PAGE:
Xander21 wrote:It's black Pete and he will never go...deal with it... he might have come from racist times but was turned into something positive... if he was yellow the chinese wouldn't give a hoot. Just shows how overly sensitive, judgemental and hypocrite this generation has become. Go worry about about far more important stuff... these blacks actually have a job.
This line of argument relies upon the idea of 'black Pete' having become something positive, but as responses show in this thread and by Mel B's comments in the videos, many do not see this as positive and find it difficult to move beyond the crude racial stereotypes that are being drawn upon by the tradition... The idea that this is 'positive' is at best problematic and the danger in trying to assert that it is, is that actually a group that has a history of having been marginalised, once again finds itself in a position where its viewpoints are somehow inferior and of less value or worth.
The idea that 'he will never go' suggests that society cannot develop, grow or evolve. I'm not sure that is true. Globally there has often been an issue whereby woman of intelligence and skill have been regarded with suspicion and accused of witchcraft, whereas that still occurs in some countries, in most - despite a long history and tradition - it is recognised for the barbaric, unenlightened practice that it was. Society can and will adapt to meet the needs of the people that it is formed from.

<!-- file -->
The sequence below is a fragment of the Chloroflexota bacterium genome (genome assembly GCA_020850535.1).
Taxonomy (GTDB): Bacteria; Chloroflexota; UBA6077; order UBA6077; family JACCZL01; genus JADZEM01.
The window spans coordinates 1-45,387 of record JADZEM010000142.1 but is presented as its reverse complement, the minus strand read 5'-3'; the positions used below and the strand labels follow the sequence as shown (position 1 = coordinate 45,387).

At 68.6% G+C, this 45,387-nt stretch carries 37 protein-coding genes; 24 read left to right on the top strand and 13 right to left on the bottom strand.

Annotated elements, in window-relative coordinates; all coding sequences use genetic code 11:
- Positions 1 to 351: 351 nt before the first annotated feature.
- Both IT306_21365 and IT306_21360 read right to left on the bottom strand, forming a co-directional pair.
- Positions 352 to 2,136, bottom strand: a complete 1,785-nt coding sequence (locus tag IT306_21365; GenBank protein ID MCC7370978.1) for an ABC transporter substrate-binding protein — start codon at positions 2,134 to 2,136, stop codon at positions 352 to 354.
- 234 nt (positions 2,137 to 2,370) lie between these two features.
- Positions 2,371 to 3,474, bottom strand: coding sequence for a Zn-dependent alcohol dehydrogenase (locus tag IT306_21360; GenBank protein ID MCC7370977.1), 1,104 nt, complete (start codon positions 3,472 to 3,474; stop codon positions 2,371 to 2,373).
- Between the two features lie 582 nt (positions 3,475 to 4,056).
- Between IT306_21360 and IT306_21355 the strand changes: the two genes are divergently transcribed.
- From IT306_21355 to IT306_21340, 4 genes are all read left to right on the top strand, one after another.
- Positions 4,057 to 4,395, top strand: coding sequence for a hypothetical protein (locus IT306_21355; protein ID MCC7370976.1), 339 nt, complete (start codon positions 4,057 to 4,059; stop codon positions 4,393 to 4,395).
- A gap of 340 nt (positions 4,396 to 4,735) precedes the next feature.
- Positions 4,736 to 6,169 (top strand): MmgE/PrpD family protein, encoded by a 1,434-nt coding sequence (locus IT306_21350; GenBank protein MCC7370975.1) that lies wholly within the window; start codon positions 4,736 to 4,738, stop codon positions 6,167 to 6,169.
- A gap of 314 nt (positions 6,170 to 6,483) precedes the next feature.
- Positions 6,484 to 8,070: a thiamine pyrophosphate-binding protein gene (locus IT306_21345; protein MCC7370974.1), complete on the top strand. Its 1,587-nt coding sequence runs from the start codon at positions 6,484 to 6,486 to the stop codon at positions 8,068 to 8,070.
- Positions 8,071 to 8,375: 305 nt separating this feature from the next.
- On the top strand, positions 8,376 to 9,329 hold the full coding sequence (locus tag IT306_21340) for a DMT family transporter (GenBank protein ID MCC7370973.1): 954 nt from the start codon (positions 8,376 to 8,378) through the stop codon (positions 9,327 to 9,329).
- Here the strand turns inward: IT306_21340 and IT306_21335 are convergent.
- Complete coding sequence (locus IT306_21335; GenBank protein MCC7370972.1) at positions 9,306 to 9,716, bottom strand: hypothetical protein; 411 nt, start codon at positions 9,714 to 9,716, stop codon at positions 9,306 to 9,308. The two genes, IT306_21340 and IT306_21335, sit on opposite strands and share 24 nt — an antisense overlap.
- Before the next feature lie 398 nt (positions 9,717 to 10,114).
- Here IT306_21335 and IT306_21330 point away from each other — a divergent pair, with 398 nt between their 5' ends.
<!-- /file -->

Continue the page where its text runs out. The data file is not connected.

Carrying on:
You state 'Go worry about far more important stuff'... Whilst this might not be important for you personally, your argument recognises, albeit with some incredulity, that for many it is . The danger in trying to preserve a cultural tradition like this is that actually the views and experiences of a group of people become denied and so a system of prejudice and discrimination is continued, although not necessarily consciously. It's important to recognise that the 'black Pete' tradition is matched by entertainment and traditions of 'black face' elsewhere in the world with countries that have similar colonial pasts. In an age when there is still under-representation, if one of few reflections of oneself is this type of crude caricature, is that likely to result in a positive experience?
Is showing an empathy and level of understanding and compassion to the experiences, thoughts and emotions of others ever judgmental or hypocritical? Isn't the collateral damage from somehow being 'overly sensitive' feels a good deal less damaging than being 'insensitive' to this?